Half of Americans Not Looking Forward to Retirement

One out of every two Americans surveyed is not looking forward to retirement.

The sentiment is being fueled by the fear of not having enough money saved in time, according to nearly 30% of respondents to a TD Ameritrade survey. 

Working Baby Boomers reported on average they have saved 49% toward their retirement savings goals. Working members of the Mature Generation have saved on average 71%, Generation X has reached 26% and Generation Y has achieved 15% of their retirement savings goals.   

Lack of steady employment, debt, education and health care expenses were most often cited by the three-quarters (73%) of respondents who say obstacles have prevented them from saving for a comfortable retirement.  



More than two-thirds (69%) of respondents have no specific savings goal. Among those who have a specific savings goal, the average amount is $750,000, regardless of age. Just 54% are confident they will reach their goal, citing a bad economy, not enough income, expenses and not enough time as the reasons they may not be successful. On average, respondents also would have liked to start saving for retirement eight years earlier than they actually did.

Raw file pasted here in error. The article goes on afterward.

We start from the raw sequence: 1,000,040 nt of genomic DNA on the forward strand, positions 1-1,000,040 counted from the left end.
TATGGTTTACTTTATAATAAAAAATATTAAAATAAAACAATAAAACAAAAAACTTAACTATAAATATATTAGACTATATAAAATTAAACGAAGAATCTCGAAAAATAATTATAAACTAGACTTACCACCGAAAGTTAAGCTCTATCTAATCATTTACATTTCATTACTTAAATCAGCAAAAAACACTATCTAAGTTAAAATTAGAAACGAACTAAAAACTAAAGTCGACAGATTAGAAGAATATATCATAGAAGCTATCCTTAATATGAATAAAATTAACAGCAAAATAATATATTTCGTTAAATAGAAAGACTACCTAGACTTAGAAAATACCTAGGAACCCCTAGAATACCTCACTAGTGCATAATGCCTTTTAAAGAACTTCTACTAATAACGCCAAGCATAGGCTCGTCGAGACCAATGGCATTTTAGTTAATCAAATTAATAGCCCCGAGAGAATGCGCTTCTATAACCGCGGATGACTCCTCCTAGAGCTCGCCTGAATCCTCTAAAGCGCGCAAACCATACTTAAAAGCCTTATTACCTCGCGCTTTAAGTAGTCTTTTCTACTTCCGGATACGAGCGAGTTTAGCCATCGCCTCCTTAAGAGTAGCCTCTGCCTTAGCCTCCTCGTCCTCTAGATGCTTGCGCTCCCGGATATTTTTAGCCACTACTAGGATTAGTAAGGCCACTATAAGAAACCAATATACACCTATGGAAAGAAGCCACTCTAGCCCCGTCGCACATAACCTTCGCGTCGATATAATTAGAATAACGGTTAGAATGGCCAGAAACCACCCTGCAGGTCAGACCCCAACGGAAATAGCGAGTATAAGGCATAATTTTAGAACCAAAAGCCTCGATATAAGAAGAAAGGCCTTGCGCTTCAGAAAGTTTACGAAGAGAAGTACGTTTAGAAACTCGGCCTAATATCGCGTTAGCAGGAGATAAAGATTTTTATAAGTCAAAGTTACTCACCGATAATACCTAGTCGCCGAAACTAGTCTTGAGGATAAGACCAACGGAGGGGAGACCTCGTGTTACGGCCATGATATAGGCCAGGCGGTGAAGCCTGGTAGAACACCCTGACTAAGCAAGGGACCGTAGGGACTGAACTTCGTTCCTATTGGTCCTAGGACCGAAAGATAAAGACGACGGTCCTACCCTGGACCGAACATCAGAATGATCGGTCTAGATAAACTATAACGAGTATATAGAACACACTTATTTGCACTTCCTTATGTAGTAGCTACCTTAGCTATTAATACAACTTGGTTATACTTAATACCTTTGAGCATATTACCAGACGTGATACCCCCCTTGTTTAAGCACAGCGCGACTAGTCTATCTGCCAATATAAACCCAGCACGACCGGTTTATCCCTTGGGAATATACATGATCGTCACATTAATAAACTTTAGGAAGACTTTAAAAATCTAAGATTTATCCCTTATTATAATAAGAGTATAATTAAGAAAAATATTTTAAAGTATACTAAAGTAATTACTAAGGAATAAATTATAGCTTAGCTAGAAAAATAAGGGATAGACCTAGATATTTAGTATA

Most Americans (80%) envision having to work at least part-time in retirement. On average, they think they will need income for 18 to 22 years of retirement, slightly less than the 20 to 25 years that statistics indicate they will actually need. Eighty percent of respondents said they believe they will require the same amount of income they currently live on or less.   

One-third of those who are currently retired say they have had to change their style of living—and almost one-quarter of them have gone back to work. Their advice to younger generations: Save as much as you can as early as you can, establish a financial plan, limit expenses and work longer.   

More information about TD Ameritrade’s Annual Investor Index survey series is here